Gaslamp’s Oldest and Most Haunted (???) Structure: The Davis-Horton House.

If you have ever taken a stroll around San Diego’s downtown area, you may have passed a quaint, unassuming little yellow house on the corner of 4th and Island Avenue. Nestled in the heart of the historic Gaslamp Quarter  sits downtown San Diego’s oldest surviving structure, The Davis-Horton House. Since the 1850’s, many people have resided in the house including Pre-Civil War Army soldiers, a German spy, hospital patients (when it functioned as a county hospital), and Alonzo Horton (as in Horton Plaza), the Father of “New Town” San Diego. Today, it serves as a museum and the headquarters of the Gaslamp Quarter Historical Foundation, whose mission is to preserve the architecture, culture, and history of the Gaslamp quarter for future generations.

Visitors can choose between a self guided, or audio tour of the house to better acquaint themselves with it’s intriguing history and past residents. The history of the surrounding Gaslamp Quarter is equally as fascinating as it was once known as the “Stingaree” Red Light District and was the stomping ground for many colorful characters like a feisty bordello madam named Ida Bailey, and the legendary lawman, entrepreneur, and gambler, Wyatt Earp. It was also the site of San Diego’s historic Chinatown and Asian Pacific District. Walking tours of the Gaslamp meet weekly at the Davis-Horton House and cover the district’s historic hotspots and the stories behind them.

Currently, I spend a lot of time at the Davis-Horton House and in the surrounding area. In addition to typical tourist questions inquiring about directions or restaurant recommendations, the question I get asked a lot is, “So, is the house  haunted?”

There are three tours which give visitors the opportunity to find out for themselves: the haunted self-guided tour of the house, the “Ghosts of the Gaslamp” Walking Tour, and the once a month Paranormal Investigation. Having done all three, I can tell you that you will definitely learn a lot and have fun-  whether you believe in ghosts or not.

My answer to this question is always, “I think it could be.” I’ve had a few visitors tell me they definitely felt a spiritual energy in the house while on their tour. I have not had any encounters with the spirits that may reside in the house myself ( and I am so NOT disappointed in this fact by the way), but I do feel that there is a certain mysterious lingering energy that tends to be found in any older structure of historical significance.  I will say though that I do get a slight pang of trepidation when I have to be in the house alone for any amount of time especially in the morning and evening when it gets quiet, but all in all I feel very lucky that I get to be a steward of preserving this portion of my hometown’s history.

You can find more information on tours and events at the museum’s website by clicking here.

Autumn Aquarius Gaslamp Museum 8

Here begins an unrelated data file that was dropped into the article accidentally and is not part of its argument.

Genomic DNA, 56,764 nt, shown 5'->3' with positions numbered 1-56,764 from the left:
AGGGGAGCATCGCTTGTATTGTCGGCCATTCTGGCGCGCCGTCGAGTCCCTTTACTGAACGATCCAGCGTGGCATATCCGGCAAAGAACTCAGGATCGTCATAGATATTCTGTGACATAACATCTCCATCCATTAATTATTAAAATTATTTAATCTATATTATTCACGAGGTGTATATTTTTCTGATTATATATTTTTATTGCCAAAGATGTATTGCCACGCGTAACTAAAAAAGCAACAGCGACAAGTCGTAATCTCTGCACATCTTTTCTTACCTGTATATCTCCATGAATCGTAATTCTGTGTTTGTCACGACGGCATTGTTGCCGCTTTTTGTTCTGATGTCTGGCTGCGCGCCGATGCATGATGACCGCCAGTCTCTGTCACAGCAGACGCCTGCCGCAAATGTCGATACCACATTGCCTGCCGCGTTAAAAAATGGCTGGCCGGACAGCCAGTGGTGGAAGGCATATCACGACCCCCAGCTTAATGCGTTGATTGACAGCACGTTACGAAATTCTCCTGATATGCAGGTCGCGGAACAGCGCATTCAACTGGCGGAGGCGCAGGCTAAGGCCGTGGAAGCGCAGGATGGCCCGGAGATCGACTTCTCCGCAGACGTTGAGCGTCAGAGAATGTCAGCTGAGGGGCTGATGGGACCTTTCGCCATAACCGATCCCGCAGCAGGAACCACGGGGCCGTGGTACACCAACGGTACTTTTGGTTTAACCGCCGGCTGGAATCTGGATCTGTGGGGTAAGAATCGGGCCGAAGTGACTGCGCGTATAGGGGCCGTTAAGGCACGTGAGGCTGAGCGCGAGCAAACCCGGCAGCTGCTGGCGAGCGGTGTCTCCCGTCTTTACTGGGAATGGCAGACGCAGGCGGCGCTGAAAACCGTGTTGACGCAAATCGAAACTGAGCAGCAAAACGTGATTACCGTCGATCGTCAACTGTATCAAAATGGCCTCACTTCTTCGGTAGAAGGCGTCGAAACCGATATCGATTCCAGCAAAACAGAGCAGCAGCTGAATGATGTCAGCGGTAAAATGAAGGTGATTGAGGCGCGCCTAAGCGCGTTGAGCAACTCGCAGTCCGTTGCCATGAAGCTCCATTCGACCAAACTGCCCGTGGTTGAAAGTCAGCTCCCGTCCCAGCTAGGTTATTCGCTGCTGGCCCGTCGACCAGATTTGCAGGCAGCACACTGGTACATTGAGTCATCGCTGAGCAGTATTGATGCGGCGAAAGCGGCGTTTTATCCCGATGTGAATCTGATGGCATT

The house still has it’s original staircase which greets you as you enter.
Autumn Aquarius Gaslamp Museum 3
Fine china on display in true Victorian fashion.
Autumn Aquarius Gaslamp Museum 5
Tools of the trade. The house was once used as a county hospital.
Autumn Aquarius Gaslamp Museum 7
Tools of George Deyo’s Moonshine Trade!

 

 

 

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Jamie is a writer with a passion for adventure, history, and more. When she’s not out exploring the world, Jamie is at home in sunny San Diego, CA chasing sunsets and carne asada fries, preoccupied with research, or invested in a good book and a cup of tea.

18 thoughts on “Gaslamp’s Oldest and Most Haunted (???) Structure: The Davis-Horton House.

    1. Hi Staci!

      The museum is actually located in downtown San Diego a few miles southwest of Old Town. Downtown was once known as “new town” actually! But I know exactly which restaurant you’re talking about in Old Town and, good news, I hear they are reopening!

  1. Hi Jamie, I think you will be safe as long you don’t see a Great Dane dog and a bunch of teenage investigators! But seriously I’d like to visit this house if I ever get to the USA, the history on it’s own would be worth looking into. Great post!

      1. Scooby Doo was based on the dog breed the Great Dane! The teenagers were of course Mystery Inc, Fred, Wilma, Daphne and Shaggy. The house just reminded me of the cartoon.

      2. Omg ! They have monthly investigations at the house that are popular with roudy teens…that’s what I was thinking of when you said “teenagers” 😂😂.

        I grew up watching Scooby Doo and I totally missed that! I’m embarrassed ! 😭😭😭

  2. This house sounds so cool! I’ve visited a lot of old houses when traveling, and while I’ve never felt a supernatural presence in one, they do often have the kind of atmosphere that makes me never want to be in one by myself!

  3. Very fascinating and informative blog. Nice to know that there is a museum in the Gaslamp area of downtown. Enjoyed reading a piece of history.

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